Limitoo News

'I wonder how they can be doing it': Low rates increases queried

Mayor Neil Brown is surprised the Ashburton District's rate rise is one of the highest in the country.

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Ashburton Neil Brown says to maintain existing services, rates increases around the country need to be at least 5 percent. Photo: LDR

In the face of record inflation Brown says he struggles to fathom how any council could function with a rate increase lower than 5 percent without a dramatic reduction in service or an unbalanced budget sheet.

"I wonder how they can be doing it when inflation is sitting at 6.9 percent," Brown said.

"Their levels of service will be falling as you can't deliver the same service for lower than inflation."

Brown said factoring in inflation Ashburton had made cutbacks to differ from the long-term plan's (LTP) proposed 7.8 percent, to sit at the inflation impacted 9.4 percent.

Still that means Ashburton District ratepayers will be dipping further into their pockets than most, with the district facing the sixth highest rates hike in the country - and its highest in over a decade.

The Mackenzie District has signalled a whopping 17.3 percent hike in its long-term-plan to take top spot, followed by Tauranga City (13.7 percent), Westland (13 percent), Tararua (11.37 percent), and then Napier (9.8 percent) rounding out the top five.

The average across councils, with many including Ashburton still only proposed increases, is around 6.5 percent.

Twenty of the 57 councils will have an increase of 5 percent or less, with the Wairoa District in the Hawkes Bay coming in lowest at 2.04 percent.

Comparing percentage increases isn't an exact science as the dollar figures vary, and Brown said it really comes down to the dollar value and the value in the dollar.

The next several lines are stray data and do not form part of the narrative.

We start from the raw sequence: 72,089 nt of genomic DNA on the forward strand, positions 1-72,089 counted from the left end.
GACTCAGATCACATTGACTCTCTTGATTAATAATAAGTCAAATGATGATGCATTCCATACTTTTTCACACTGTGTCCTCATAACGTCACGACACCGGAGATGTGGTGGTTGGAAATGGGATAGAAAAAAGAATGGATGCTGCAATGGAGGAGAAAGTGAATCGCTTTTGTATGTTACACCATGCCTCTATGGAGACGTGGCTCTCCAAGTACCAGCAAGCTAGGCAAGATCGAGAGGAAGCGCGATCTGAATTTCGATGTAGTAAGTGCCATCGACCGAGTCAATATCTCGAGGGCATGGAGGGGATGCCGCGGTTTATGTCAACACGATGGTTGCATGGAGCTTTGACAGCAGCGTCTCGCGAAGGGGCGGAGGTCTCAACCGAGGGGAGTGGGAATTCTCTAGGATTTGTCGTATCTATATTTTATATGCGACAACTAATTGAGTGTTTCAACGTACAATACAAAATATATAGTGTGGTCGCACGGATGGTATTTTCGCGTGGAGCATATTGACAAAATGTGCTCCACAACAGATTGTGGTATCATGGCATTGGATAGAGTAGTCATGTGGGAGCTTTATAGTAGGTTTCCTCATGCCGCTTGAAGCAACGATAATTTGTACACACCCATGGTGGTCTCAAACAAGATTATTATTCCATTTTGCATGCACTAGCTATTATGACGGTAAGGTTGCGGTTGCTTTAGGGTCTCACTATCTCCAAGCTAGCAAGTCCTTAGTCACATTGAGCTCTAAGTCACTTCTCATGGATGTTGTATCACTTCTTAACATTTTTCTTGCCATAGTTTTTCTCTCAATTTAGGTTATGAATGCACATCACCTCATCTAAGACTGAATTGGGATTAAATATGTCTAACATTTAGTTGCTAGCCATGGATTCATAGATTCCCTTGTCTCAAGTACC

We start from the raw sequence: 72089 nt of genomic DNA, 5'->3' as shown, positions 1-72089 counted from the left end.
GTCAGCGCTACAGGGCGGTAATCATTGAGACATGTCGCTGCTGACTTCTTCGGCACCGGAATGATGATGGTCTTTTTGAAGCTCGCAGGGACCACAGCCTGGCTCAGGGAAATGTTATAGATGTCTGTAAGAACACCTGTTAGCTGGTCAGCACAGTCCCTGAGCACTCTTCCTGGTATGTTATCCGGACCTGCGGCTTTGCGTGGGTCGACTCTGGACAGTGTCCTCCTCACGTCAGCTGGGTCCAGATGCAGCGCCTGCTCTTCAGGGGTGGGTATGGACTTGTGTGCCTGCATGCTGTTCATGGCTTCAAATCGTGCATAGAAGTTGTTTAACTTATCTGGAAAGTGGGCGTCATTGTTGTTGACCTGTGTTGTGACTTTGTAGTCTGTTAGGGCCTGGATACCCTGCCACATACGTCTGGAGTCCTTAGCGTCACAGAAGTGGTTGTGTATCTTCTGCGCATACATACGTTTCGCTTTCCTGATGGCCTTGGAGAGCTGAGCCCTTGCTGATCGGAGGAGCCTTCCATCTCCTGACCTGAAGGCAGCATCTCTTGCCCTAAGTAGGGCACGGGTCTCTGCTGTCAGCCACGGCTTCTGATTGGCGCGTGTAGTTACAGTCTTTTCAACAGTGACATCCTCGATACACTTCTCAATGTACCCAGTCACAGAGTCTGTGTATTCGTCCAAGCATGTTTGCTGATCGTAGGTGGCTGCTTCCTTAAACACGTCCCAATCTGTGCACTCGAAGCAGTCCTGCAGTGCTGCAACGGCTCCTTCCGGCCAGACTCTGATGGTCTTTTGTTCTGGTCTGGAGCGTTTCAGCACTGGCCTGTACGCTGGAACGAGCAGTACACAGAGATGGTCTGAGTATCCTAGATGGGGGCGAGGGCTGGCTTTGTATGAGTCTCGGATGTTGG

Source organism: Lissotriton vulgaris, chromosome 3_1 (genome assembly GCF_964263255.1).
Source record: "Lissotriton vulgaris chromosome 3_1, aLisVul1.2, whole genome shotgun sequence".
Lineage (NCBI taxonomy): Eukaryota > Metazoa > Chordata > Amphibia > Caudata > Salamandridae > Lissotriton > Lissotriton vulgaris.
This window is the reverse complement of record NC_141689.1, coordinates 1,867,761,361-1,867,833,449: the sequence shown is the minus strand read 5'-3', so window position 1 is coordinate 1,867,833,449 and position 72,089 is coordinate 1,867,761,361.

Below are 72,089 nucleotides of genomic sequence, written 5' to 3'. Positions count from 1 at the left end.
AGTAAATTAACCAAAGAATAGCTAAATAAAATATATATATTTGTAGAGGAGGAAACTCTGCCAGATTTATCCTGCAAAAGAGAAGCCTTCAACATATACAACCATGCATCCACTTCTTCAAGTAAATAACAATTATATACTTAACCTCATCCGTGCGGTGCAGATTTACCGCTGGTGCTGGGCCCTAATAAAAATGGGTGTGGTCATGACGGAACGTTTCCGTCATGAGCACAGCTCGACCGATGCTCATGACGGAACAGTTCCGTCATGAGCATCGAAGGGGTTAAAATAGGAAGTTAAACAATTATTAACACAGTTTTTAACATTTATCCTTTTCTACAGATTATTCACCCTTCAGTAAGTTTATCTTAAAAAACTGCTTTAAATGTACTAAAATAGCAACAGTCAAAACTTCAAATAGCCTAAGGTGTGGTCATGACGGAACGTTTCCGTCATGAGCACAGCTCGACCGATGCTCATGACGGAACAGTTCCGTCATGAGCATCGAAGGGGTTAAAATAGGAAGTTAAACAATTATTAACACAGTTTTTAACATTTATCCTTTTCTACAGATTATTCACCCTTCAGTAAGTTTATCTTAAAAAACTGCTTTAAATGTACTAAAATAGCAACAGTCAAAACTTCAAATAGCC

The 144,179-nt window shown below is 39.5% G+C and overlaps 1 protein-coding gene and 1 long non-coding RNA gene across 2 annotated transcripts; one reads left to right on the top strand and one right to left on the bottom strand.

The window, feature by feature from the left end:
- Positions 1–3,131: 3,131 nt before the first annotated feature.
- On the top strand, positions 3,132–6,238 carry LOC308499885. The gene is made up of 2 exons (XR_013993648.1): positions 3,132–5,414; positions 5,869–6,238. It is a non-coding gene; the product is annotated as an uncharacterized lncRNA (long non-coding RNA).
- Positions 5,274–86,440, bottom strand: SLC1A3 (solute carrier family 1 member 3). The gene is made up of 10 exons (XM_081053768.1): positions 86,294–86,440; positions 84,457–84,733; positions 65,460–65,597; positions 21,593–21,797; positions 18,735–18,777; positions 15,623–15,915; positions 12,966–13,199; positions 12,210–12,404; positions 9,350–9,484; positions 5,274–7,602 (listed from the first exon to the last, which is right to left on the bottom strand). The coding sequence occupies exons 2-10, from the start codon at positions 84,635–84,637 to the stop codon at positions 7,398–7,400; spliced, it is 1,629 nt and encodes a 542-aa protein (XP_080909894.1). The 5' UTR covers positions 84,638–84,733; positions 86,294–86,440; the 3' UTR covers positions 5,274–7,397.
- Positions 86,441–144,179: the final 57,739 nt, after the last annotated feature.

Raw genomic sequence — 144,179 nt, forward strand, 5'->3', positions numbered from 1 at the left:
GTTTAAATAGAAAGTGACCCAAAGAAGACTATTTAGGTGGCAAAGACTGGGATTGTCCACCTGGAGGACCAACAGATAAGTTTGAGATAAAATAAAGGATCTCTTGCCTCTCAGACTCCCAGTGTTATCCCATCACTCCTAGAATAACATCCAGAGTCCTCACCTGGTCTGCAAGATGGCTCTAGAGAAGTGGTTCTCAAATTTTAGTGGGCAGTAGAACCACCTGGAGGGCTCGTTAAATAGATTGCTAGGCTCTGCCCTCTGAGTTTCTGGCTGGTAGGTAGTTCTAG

He said the council had worked hard on a "budget that is reasonable" but expects there to be plenty of opinions on the draft annual plan and is encouraging the community to come forward with constructive feedback as to how and where council can cut back.

"We need solutions, not just 'lower the rates'. Give us suggestions on what to lower.

"If they want the lawns mown less often, tell us that and we can lower the cost of that."

When the 167-page draft annual plan was signed off earlier this week, Councillor John Falloon went into ratepayer mode to question the maths.

"Rates will increase an average of 9.4 percent, of which 5 percent is due to inflation, so can someone please tell me where the other 4.4 percent is going," Falloon said.

Chief executive Hamish Riach said it is the sum of everything else.

"It's everything else that we do."

Riach said the council is "still trying to give effect to the work signalled in the long-term plan year 2 budget".

The increase in inflation has driven the increase from the planned 7.8 percent to the draft's 9.4 percent, "plus and minus all the detailed work we did with council through all the workshops".

"This included the need to increase costs in the water space for increased compliance and monitoring as the new regulator Taumata Arowai get into their work," Riach said.